A Blog About Intellectual Property Litigation and the District of Delaware


Entries for tag: 30(b)(6)

Illustration of the stone wall plaintiff will face when they actually depose this person.
Illustration of the stone wall plaintiff will face when they actually depose this person. eberhard grossgasteiger, Unsplash

In The United States of America v. Gilead Sciences, Inc., C.A. No. 19-2103-MN (D. Del.), plaintiff moved to compel defendant to produce a 30(b)(6) witness on various topics, including on "[a]ll bases" for certain statements by defendant's CEO, including statements about a decision not to challenge the validity of certain patents.

As to two of those topics, the defendant argued in its responsive letter that the CEO's statements were "based entirely on communications and memoranda prepared by Gilead’s in-house counsel and outside counsel," which are privileged. The Court generally agreed:

[T]he Court definitely acknowledges Defendants' point[, ]i.e., …

Google tells me
Google tells me "hide the ball" is a football thing. Dave Adamson, Unsplash

In Guest Tek Interactive Entertainment, Ltd. v. Nomadix, Inc., C.A. No. 18-1394-RGA (D. Del.), plaintiff sent RFPs for various financial documents, but defendant produced only a single page profit and loss statement for each year, claiming no more was available.

Plaintiff brought a discovery dispute and asked Judge Andrews to order production of any further documents in defendant's possession.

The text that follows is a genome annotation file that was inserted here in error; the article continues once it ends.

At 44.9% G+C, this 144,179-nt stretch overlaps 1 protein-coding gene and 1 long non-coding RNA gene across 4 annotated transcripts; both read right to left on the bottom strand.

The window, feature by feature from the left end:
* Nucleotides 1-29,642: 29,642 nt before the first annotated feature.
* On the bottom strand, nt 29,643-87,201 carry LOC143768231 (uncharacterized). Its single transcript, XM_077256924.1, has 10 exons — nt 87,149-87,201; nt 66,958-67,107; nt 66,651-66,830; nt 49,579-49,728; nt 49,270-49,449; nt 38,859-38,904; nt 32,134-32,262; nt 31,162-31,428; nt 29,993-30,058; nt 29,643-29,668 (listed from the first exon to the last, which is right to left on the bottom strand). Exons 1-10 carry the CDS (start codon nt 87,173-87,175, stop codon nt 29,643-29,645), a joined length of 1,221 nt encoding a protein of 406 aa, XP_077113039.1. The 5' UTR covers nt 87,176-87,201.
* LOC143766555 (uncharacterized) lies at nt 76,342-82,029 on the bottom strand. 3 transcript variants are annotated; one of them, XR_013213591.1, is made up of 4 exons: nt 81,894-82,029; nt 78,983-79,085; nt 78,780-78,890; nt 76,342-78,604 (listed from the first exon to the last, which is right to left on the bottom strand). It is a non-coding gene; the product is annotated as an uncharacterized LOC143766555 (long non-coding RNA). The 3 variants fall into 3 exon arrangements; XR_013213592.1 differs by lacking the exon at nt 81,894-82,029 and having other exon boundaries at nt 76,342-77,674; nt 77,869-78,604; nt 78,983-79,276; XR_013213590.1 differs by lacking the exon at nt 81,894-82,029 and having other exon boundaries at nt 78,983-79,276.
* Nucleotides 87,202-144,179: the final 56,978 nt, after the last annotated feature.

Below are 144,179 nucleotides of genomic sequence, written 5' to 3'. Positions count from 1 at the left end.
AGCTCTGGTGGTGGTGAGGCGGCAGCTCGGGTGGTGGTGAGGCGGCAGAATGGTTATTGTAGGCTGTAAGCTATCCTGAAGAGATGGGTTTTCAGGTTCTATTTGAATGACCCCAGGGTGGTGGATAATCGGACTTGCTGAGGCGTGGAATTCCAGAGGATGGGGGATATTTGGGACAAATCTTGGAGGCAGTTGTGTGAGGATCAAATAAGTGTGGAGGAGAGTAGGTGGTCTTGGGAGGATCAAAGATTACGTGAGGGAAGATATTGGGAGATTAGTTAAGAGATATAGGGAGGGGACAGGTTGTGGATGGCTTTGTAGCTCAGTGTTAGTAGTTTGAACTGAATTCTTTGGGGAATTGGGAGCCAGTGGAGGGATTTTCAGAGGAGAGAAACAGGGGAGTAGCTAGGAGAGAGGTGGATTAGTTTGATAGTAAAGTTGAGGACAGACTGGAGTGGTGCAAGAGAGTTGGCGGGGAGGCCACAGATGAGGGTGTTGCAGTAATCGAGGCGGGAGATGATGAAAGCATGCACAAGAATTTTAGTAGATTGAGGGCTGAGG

Judge Andrews declined. Instead, he sua sponte suggested that the parties resolve this via a 30(b)(6) deposition about the kinds of financial information that defendant keeps:

[D]o a 30(b)(6) deposition and find out if there are any other documents. And you know, …

This morning, Docket Navigator covered Judge Bryson's D. Del. discovery opinion that was made public this week, focusing on his denial of a motion to strike errata to a 30(b)(6) deposition transcript.

But there are (at least) three other interesting points about the errata in the opinion:

  • COVID issues make deposition errata more necessary:
Mr. Rothrock had to prepare for his deposition under difficult circumstances, including having to consult remotely with others in the company. Mr. Rothrock understandably could have made a mistake during his deposition in light of the numerous topics and challenging circumstances in which he was forced to prepare. Given those circumstances, I will not disregard Mr. Rothrock’s errata.
  • The Court noted that, as usual, …